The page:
• Soup and Salad
  • Burgers and Fries

The bottom line is: Don’t waste a lot of time and money trying the new recipes (made with expensive ingredients) only to be FRUSTRATED when you find out that no-one will eat it. Instead, put their favorites into your recipe rotation more often.

4. Avoid prepped food.

This is food which has been pre-cut and packaged for you. Remember, in general, the more work someone does for you, the most expensive the price.

For instance, the price of cut watermelon is astronomically higher per pound than buying the entire melon. The same holds true for cut veggies like onions, peppers, or stir fry packs.

Those little snack packs for lunch? Super expensive. Meat and cheese trays may be convenient, but you can make them MUCH less expensively when you buy the individual ingredients.

When it comes to prepped food, it’s worth it to buy the ingredients whole and prep them yourself.

DIY definitely wins out in this area of buying groceries.

5. Don’t Buy Prepared Frozen Foods.

There are entire aisles at the grocery store dedicated to “heat and eat” versions of traditional breakfast, lunch, and dinner favorites. These snacks, sides, and entrees are super expensive – especially when compared with the made-from-scratch versions.This category also includes items like pre-packaged granola and pre-packed nuts or candy.

Buy the bigger bags of snacks and divide them up into smaller bags to take to lunch throughout the week. It’s like the vending machine – without the quarters and for about 75% less.

Google DIY versions of all your favorite frozen foods. Make them from scratch and you’ll save hundreds of dollars a year.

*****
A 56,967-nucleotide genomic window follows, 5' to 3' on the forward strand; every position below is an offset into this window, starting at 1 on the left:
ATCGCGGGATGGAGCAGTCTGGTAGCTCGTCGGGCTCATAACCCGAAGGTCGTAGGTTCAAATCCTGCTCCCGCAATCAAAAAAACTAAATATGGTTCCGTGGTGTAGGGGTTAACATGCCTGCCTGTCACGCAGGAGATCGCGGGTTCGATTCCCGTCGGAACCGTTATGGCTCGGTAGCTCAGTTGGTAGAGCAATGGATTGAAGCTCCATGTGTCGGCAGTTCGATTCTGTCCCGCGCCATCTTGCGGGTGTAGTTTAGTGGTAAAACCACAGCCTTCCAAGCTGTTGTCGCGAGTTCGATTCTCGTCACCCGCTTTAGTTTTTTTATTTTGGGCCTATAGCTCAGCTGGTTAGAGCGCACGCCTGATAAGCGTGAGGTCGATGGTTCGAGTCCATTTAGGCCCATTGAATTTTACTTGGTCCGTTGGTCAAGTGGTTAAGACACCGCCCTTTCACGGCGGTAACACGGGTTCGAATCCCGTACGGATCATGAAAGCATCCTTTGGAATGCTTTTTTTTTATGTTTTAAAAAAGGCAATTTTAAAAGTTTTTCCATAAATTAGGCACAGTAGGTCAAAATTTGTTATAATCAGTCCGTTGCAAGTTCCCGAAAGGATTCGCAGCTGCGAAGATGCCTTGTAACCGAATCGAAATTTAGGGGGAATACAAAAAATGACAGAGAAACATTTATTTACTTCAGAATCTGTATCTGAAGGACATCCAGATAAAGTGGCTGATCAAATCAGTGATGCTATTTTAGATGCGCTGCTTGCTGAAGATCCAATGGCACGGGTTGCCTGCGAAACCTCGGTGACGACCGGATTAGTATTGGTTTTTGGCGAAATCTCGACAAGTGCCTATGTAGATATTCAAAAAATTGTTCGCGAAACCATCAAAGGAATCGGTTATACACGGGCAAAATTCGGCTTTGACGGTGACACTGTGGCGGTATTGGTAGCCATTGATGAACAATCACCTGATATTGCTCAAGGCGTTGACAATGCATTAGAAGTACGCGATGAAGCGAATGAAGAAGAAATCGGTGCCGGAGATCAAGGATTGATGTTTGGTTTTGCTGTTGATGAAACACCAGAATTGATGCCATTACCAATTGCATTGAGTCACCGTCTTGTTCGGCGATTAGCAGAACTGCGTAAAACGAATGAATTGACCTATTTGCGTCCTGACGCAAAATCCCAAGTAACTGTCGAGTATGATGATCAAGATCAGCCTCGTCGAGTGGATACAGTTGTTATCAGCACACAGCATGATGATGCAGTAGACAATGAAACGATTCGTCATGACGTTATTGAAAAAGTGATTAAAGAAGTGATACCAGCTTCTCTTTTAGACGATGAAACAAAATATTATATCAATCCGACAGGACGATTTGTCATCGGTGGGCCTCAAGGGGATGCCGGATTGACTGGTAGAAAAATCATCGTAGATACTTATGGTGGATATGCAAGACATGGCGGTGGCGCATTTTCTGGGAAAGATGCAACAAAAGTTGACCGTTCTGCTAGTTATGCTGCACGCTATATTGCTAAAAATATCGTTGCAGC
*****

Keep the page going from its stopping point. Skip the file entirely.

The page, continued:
6. Buy Low-Cost “Base” Ingredients.

Before you leave to head to the grocery store, you can begin the process of saving money. Plan your meals around starches like: oats, rice, beans, pasta, quinoa, or even bread (although we don’t often think of bread as an ingredient).

Layer a mixture of lower-starch vegetables like: broccoli, carrots, sugar snap peas, onions, celery, cabbage, or squash OVER the main starch.

One of the secrets to saving money on food is to make meatless meals several times a week. If you eat meat or cheese, add a smaller amount to your dishes. If you cut your meat into small pieces before adding it to recipes. You won’t need to use as much, but your family will still feel satisfied that they got meat to eat.

To save even more money, never place the tub of sour cream or the bag of cheese on the dinner table. Instead, add a small dollop of sour cream or a sprinkle of cheese just before serving. You’ll get the satisfaction you crave for less cost, because you’ll use less of it if you PORTION out these items, rather than adding them to the casserole or recipe OR putting them out on the table for people to use “as much as they want”.